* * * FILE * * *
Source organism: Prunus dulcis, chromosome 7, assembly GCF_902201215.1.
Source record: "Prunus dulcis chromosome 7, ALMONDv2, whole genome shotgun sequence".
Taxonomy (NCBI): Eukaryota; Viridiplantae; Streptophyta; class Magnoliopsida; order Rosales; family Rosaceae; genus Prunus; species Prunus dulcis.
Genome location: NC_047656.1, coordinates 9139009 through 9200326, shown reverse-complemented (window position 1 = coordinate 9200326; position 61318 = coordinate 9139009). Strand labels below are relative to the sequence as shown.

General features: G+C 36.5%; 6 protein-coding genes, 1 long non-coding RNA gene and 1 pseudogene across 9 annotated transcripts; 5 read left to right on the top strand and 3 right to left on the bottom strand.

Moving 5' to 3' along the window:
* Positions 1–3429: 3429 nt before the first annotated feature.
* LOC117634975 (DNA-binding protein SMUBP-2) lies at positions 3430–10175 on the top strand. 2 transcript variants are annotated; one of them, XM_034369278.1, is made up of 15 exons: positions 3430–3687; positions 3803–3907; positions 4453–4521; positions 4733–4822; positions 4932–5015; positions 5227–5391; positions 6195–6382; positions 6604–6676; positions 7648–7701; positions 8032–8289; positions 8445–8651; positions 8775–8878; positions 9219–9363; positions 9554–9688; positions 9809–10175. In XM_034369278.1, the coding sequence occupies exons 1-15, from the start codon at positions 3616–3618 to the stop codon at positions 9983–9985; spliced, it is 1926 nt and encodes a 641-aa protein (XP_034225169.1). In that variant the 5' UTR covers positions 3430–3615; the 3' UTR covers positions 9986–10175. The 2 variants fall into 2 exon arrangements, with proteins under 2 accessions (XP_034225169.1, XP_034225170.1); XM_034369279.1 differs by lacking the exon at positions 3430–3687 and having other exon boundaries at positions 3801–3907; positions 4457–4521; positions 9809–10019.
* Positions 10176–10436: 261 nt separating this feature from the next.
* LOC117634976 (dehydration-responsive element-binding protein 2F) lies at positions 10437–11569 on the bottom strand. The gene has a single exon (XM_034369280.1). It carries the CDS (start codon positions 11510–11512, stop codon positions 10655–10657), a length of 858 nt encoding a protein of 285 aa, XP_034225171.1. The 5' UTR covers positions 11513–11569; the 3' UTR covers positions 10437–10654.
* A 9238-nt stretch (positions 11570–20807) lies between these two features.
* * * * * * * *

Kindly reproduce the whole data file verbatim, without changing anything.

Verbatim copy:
Source organism: Prunus dulcis, chromosome 7, assembly GCF_902201215.1.
Source record: "Prunus dulcis chromosome 7, ALMONDv2, whole genome shotgun sequence".
Taxonomy (NCBI): Eukaryota; Viridiplantae; Streptophyta; class Magnoliopsida; order Rosales; family Rosaceae; genus Prunus; species Prunus dulcis.
Genome location: NC_047656.1, coordinates 9139009 through 9200326, shown reverse-complemented (window position 1 = coordinate 9200326; position 61318 = coordinate 9139009). Strand labels below are relative to the sequence as shown.

General features: G+C 36.5%; 6 protein-coding genes, 1 long non-coding RNA gene and 1 pseudogene across 9 annotated transcripts; 5 read left to right on the top strand and 3 right to left on the bottom strand.

Moving 5' to 3' along the window:
* Positions 1–3429: 3429 nt before the first annotated feature.
* LOC117634975 (DNA-binding protein SMUBP-2) lies at positions 3430–10175 on the top strand. 2 transcript variants are annotated; one of them, XM_034369278.1, is made up of 15 exons: positions 3430–3687; positions 3803–3907; positions 4453–4521; positions 4733–4822; positions 4932–5015; positions 5227–5391; positions 6195–6382; positions 6604–6676; positions 7648–7701; positions 8032–8289; positions 8445–8651; positions 8775–8878; positions 9219–9363; positions 9554–9688; positions 9809–10175. In XM_034369278.1, the coding sequence occupies exons 1-15, from the start codon at positions 3616–3618 to the stop codon at positions 9983–9985; spliced, it is 1926 nt and encodes a 641-aa protein (XP_034225169.1). In that variant the 5' UTR covers positions 3430–3615; the 3' UTR covers positions 9986–10175. The 2 variants fall into 2 exon arrangements, with proteins under 2 accessions (XP_034225169.1, XP_034225170.1); XM_034369279.1 differs by lacking the exon at positions 3430–3687 and having other exon boundaries at positions 3801–3907; positions 4457–4521; positions 9809–10019.
* Positions 10176–10436: 261 nt separating this feature from the next.
* LOC117634976 (dehydration-responsive element-binding protein 2F) lies at positions 10437–11569 on the bottom strand. The gene has a single exon (XM_034369280.1). It carries the CDS (start codon positions 11510–11512, stop codon positions 10655–10657), a length of 858 nt encoding a protein of 285 aa, XP_034225171.1. The 5' UTR covers positions 11513–11569; the 3' UTR covers positions 10437–10654.
* A 9238-nt stretch (positions 11570–20807) lies between these two features.